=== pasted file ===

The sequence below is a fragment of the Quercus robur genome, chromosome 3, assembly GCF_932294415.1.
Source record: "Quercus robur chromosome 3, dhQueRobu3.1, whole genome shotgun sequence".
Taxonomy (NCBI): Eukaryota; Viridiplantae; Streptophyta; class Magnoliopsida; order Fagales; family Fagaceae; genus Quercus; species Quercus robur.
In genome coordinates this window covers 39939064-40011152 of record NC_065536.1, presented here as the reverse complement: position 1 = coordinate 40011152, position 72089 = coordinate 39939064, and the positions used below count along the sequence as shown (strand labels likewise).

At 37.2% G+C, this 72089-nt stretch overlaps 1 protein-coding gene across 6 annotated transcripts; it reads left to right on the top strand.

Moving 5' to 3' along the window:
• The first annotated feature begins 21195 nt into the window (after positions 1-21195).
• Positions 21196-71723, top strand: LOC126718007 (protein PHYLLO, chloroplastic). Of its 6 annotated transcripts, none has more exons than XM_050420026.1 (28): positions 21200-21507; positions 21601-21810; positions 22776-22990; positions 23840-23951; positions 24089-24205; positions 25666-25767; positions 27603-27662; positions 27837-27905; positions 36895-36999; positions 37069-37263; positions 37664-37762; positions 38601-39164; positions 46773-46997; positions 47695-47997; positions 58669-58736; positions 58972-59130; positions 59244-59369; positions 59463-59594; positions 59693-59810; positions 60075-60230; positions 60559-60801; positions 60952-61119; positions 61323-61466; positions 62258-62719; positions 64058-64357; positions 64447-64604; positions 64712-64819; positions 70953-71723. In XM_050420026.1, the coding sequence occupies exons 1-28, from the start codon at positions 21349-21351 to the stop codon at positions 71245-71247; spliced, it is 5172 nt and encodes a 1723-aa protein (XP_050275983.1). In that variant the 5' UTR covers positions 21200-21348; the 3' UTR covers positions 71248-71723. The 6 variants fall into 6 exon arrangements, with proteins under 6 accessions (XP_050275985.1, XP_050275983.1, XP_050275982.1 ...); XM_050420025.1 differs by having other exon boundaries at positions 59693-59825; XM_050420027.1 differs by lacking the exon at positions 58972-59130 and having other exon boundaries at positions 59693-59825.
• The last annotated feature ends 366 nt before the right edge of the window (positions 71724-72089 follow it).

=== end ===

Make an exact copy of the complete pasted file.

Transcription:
The sequence below is a fragment of the Quercus robur genome, chromosome 3, assembly GCF_932294415.1.
Source record: "Quercus robur chromosome 3, dhQueRobu3.1, whole genome shotgun sequence".
Taxonomy (NCBI): Eukaryota; Viridiplantae; Streptophyta; class Magnoliopsida; order Fagales; family Fagaceae; genus Quercus; species Quercus robur.
In genome coordinates this window covers 39939064-40011152 of record NC_065536.1, presented here as the reverse complement: position 1 = coordinate 40011152, position 72089 = coordinate 39939064, and the positions used below count along the sequence as shown (strand labels likewise).

At 37.2% G+C, this 72089-nt stretch overlaps 1 protein-coding gene across 6 annotated transcripts; it reads left to right on the top strand.

Moving 5' to 3' along the window:
• The first annotated feature begins 21195 nt into the window (after positions 1-21195).
• Positions 21196-71723, top strand: LOC126718007 (protein PHYLLO, chloroplastic). Of its 6 annotated transcripts, none has more exons than XM_050420026.1 (28): positions 21200-21507; positions 21601-21810; positions 22776-22990; positions 23840-23951; positions 24089-24205; positions 25666-25767; positions 27603-27662; positions 27837-27905; positions 36895-36999; positions 37069-37263; positions 37664-37762; positions 38601-39164; positions 46773-46997; positions 47695-47997; positions 58669-58736; positions 58972-59130; positions 59244-59369; positions 59463-59594; positions 59693-59810; positions 60075-60230; positions 60559-60801; positions 60952-61119; positions 61323-61466; positions 62258-62719; positions 64058-64357; positions 64447-64604; positions 64712-64819; positions 70953-71723. In XM_050420026.1, the coding sequence occupies exons 1-28, from the start codon at positions 21349-21351 to the stop codon at positions 71245-71247; spliced, it is 5172 nt and encodes a 1723-aa protein (XP_050275983.1). In that variant the 5' UTR covers positions 21200-21348; the 3' UTR covers positions 71248-71723. The 6 variants fall into 6 exon arrangements, with proteins under 6 accessions (XP_050275985.1, XP_050275983.1, XP_050275982.1 ...); XM_050420025.1 differs by having other exon boundaries at positions 59693-59825; XM_050420027.1 differs by lacking the exon at positions 58972-59130 and having other exon boundaries at positions 59693-59825.
• The last annotated feature ends 366 nt before the right edge of the window (positions 71724-72089 follow it).